Tuesday, June 03, 2003

Attention-Deficit Hypertext Disorder

Blogs are, by their nature, fast-twitch brain cells at work. I have an idea, bam, it's up on your screen. There's no technological reason for this, of course, but it's the social nature of the beast. The problem with this is not that ideas aren't well-thought out (although they aren't), or that they don't benefit from a bottleneck editorial process that ensures quality (although they don't), but something worse: they never change.

Blogs represent a great deal of knowledge, insight, and personality, but the problem is that they grow the way crystals grow: always outward, only at the edge. A blog represents a time-ordered series of thoughts, which admittedly is an incredibly powerful way to put your thoughts in order. After all, you thought of them in that order, why shouldn't a reader? But this is the same fallacy that inhabits biology textbooks that insist on presenting Lamarck before introducing Darwin; just because a (wrong) idea came first, doesn't mean the best way to learn the subject is to repeat the mistakes of the past.

It's best to think of blogs in two dimensions: one is the ordering of publication; this is the standard that all blogs are today. But the second is the order of comprehension, the best way to read and understand it. Now in many cases that might be the same as, or largely similar to, publication order. But what if I decide I was wrong about an earlier post? What if my insights have changed? What if I decide that the whole "hammer equivalence" is a dumb idea and I should have used the "Six Men of Indostan"? Someone who reads in publication order will not benefit from my hindsight.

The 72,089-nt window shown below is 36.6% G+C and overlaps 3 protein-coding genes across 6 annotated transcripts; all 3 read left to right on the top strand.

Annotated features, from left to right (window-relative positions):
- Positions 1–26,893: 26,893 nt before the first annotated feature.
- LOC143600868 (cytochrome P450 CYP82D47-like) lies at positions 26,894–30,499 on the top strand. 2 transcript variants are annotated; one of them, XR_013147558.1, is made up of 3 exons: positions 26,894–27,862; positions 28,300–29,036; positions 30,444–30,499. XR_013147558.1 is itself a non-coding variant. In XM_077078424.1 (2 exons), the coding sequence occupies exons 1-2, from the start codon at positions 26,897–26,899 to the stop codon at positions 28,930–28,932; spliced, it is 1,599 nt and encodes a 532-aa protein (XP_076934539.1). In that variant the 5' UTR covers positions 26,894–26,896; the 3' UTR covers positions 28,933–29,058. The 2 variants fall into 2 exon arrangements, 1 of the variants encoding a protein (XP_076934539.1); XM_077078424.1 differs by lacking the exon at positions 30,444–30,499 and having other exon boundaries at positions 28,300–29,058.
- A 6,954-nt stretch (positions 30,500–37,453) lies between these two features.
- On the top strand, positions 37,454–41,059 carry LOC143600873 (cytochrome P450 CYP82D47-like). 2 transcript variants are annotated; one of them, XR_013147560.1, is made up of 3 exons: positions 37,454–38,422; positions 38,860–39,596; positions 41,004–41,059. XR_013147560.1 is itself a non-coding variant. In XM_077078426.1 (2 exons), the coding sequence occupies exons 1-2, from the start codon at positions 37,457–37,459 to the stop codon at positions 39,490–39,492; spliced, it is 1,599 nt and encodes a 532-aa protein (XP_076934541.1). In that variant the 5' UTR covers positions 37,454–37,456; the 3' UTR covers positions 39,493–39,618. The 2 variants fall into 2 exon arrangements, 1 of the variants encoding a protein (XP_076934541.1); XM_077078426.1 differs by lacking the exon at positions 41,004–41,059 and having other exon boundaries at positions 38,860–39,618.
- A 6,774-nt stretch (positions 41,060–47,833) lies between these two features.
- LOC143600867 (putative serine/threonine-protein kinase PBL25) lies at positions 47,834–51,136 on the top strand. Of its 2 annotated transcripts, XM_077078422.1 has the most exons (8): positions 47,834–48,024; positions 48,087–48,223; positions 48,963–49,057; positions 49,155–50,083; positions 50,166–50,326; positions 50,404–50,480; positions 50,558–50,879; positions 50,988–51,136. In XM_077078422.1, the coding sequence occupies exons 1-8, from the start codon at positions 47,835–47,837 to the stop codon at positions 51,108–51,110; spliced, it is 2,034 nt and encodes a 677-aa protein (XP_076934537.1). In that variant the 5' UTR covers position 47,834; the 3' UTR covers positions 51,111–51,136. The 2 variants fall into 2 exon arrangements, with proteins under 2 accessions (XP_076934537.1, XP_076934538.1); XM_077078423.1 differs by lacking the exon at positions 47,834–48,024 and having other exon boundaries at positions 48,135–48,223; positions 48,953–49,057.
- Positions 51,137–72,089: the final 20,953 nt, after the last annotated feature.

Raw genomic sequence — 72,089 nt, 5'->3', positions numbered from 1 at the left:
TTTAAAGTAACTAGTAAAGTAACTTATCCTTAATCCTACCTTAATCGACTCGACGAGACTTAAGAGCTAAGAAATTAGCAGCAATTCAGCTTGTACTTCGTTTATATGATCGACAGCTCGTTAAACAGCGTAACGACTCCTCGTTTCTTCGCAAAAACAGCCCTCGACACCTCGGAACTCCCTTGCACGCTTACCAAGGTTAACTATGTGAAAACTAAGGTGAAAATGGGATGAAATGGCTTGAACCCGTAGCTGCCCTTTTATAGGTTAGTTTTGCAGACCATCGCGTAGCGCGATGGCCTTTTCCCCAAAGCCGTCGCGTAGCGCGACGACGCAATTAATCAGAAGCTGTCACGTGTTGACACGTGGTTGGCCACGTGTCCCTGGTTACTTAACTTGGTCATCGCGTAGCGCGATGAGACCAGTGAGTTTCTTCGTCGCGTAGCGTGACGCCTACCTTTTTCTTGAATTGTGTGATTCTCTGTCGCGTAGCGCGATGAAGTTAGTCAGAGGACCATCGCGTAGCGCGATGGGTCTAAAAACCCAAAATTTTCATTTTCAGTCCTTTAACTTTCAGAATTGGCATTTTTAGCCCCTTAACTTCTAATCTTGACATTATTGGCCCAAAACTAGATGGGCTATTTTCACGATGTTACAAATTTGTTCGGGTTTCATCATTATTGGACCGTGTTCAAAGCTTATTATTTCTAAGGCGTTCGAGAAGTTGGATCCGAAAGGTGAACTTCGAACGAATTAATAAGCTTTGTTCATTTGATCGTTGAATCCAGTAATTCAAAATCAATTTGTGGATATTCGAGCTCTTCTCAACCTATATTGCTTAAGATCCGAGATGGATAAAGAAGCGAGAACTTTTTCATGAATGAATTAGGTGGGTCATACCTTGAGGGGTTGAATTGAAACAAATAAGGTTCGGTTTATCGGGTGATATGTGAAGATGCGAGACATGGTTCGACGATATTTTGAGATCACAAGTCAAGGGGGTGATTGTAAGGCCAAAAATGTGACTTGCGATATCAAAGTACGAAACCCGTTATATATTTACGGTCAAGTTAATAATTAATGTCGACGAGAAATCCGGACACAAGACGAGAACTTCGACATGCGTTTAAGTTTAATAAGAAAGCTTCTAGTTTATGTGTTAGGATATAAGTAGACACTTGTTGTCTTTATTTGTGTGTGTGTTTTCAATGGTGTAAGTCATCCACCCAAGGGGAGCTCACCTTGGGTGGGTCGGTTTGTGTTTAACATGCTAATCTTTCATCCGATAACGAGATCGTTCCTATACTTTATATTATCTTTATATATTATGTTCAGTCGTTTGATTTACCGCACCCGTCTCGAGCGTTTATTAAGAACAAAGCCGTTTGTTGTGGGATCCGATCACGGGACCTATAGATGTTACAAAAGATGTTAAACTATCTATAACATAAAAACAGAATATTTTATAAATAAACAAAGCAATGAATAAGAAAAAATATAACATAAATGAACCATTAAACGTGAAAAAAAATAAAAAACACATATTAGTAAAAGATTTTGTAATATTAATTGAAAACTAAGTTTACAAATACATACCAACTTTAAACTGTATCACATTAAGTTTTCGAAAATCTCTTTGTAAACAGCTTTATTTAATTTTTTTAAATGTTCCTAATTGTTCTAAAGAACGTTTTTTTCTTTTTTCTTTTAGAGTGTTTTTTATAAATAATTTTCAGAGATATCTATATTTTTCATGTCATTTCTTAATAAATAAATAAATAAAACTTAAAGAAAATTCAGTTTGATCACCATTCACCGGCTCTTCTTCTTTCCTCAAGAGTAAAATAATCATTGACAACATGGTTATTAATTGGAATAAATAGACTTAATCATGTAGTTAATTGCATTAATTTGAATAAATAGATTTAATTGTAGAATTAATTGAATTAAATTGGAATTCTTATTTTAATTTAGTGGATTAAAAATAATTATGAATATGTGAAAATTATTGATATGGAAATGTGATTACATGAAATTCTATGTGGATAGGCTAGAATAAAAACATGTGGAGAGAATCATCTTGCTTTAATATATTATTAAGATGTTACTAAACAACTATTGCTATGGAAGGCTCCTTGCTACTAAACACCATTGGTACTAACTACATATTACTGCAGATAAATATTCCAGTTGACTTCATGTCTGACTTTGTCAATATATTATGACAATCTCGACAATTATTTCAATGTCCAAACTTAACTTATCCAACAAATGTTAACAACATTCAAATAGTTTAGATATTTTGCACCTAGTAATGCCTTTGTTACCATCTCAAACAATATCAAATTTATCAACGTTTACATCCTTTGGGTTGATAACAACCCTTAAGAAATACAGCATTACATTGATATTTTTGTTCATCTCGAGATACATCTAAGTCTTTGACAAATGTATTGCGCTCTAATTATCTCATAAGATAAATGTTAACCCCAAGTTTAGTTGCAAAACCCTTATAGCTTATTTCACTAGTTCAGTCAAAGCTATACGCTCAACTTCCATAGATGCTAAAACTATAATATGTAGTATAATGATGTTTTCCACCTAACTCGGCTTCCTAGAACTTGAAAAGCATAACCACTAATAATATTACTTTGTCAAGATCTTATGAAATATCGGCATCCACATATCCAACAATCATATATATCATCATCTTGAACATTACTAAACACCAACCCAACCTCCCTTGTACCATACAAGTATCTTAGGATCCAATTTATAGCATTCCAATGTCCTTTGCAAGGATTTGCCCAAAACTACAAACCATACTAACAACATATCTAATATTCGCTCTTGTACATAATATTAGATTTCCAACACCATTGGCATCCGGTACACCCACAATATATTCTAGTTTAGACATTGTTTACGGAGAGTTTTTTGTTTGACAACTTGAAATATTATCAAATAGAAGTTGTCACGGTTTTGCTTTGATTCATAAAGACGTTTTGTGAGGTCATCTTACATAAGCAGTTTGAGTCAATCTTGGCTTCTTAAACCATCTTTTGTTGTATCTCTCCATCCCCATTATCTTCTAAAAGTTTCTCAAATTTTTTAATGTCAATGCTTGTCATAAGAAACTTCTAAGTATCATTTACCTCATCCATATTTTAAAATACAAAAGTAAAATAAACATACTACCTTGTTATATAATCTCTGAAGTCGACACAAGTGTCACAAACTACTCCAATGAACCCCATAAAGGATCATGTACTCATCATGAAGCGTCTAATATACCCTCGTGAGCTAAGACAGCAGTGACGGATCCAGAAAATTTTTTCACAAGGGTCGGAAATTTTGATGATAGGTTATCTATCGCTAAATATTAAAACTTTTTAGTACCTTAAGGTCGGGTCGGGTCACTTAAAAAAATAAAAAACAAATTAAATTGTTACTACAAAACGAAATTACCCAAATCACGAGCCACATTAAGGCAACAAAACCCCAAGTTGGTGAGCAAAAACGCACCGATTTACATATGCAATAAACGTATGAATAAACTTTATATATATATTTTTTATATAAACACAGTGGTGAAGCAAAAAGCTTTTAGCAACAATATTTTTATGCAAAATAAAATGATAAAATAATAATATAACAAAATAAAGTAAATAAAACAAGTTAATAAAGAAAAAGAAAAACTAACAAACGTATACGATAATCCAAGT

So I'd like to borrow an idea from operating systems, something called an absorbtion log. Let's call it an absorbtion blog (not the same as a self-absorbtion blog, of which less said the better.) The idea is that as new ideas are appended to the log, they can overwrite and replace older versions of that same thought. (In the OS version, the log entries can delete older values of the same variable. This improves the speed of replay of the log in case of a crash.) And really, we don't want to delete the old entry, just string it off in another dimension, so that readers can, if so inclined, discover the stages of thought in the past. I've seen a few cases of integrated wikis and blogs, and it seems that this is a good step towards absorbtion blogs.

The fundamental question we should attempt to answer is how do we make representations of knowledge -- such as blogs, wikis, The Brain, knowledge management systems, libraries, encyclopedias, etc. -- provide three competing services: a graceful way for new readers to learn the content; a way for experienced users to find new information; and a way to encourage growth not just at the edges (temporal or otherwise), but organically throughout the system.